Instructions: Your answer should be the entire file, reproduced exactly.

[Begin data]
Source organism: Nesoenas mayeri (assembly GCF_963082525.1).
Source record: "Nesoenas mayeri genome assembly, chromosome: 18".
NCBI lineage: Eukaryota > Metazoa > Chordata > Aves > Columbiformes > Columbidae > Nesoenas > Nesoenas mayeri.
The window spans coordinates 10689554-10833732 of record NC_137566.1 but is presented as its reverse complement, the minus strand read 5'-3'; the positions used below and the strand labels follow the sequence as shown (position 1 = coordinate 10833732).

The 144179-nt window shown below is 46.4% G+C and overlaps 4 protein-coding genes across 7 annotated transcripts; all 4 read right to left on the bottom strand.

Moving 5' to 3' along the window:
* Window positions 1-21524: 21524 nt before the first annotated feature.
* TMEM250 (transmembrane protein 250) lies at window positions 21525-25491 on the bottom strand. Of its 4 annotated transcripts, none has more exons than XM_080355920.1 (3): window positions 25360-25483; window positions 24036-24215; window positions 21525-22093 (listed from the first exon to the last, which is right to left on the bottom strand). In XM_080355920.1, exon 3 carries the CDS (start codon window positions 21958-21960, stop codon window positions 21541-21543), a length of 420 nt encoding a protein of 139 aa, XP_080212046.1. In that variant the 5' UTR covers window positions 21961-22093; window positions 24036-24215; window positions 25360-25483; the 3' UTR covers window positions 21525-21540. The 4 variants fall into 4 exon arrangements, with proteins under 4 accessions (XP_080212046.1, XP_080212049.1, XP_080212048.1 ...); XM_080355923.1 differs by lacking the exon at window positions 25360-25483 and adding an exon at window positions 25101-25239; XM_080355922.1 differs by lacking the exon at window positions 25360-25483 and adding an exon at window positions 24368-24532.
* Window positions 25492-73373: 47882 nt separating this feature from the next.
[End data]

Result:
Source organism: Nesoenas mayeri (assembly GCF_963082525.1).
Source record: "Nesoenas mayeri genome assembly, chromosome: 18".
NCBI lineage: Eukaryota > Metazoa > Chordata > Aves > Columbiformes > Columbidae > Nesoenas > Nesoenas mayeri.
The window spans coordinates 10689554-10833732 of record NC_137566.1 but is presented as its reverse complement, the minus strand read 5'-3'; the positions used below and the strand labels follow the sequence as shown (position 1 = coordinate 10833732).

The 144179-nt window shown below is 46.4% G+C and overlaps 4 protein-coding genes across 7 annotated transcripts; all 4 read right to left on the bottom strand.

Moving 5' to 3' along the window:
* Window positions 1-21524: 21524 nt before the first annotated feature.
* TMEM250 (transmembrane protein 250) lies at window positions 21525-25491 on the bottom strand. Of its 4 annotated transcripts, none has more exons than XM_080355920.1 (3): window positions 25360-25483; window positions 24036-24215; window positions 21525-22093 (listed from the first exon to the last, which is right to left on the bottom strand). In XM_080355920.1, exon 3 carries the CDS (start codon window positions 21958-21960, stop codon window positions 21541-21543), a length of 420 nt encoding a protein of 139 aa, XP_080212046.1. In that variant the 5' UTR covers window positions 21961-22093; window positions 24036-24215; window positions 25360-25483; the 3' UTR covers window positions 21525-21540. The 4 variants fall into 4 exon arrangements, with proteins under 4 accessions (XP_080212046.1, XP_080212049.1, XP_080212048.1 ...); XM_080355923.1 differs by lacking the exon at window positions 25360-25483 and adding an exon at window positions 25101-25239; XM_080355922.1 differs by lacking the exon at window positions 25360-25483 and adding an exon at window positions 24368-24532.
* Window positions 25492-73373: 47882 nt separating this feature from the next.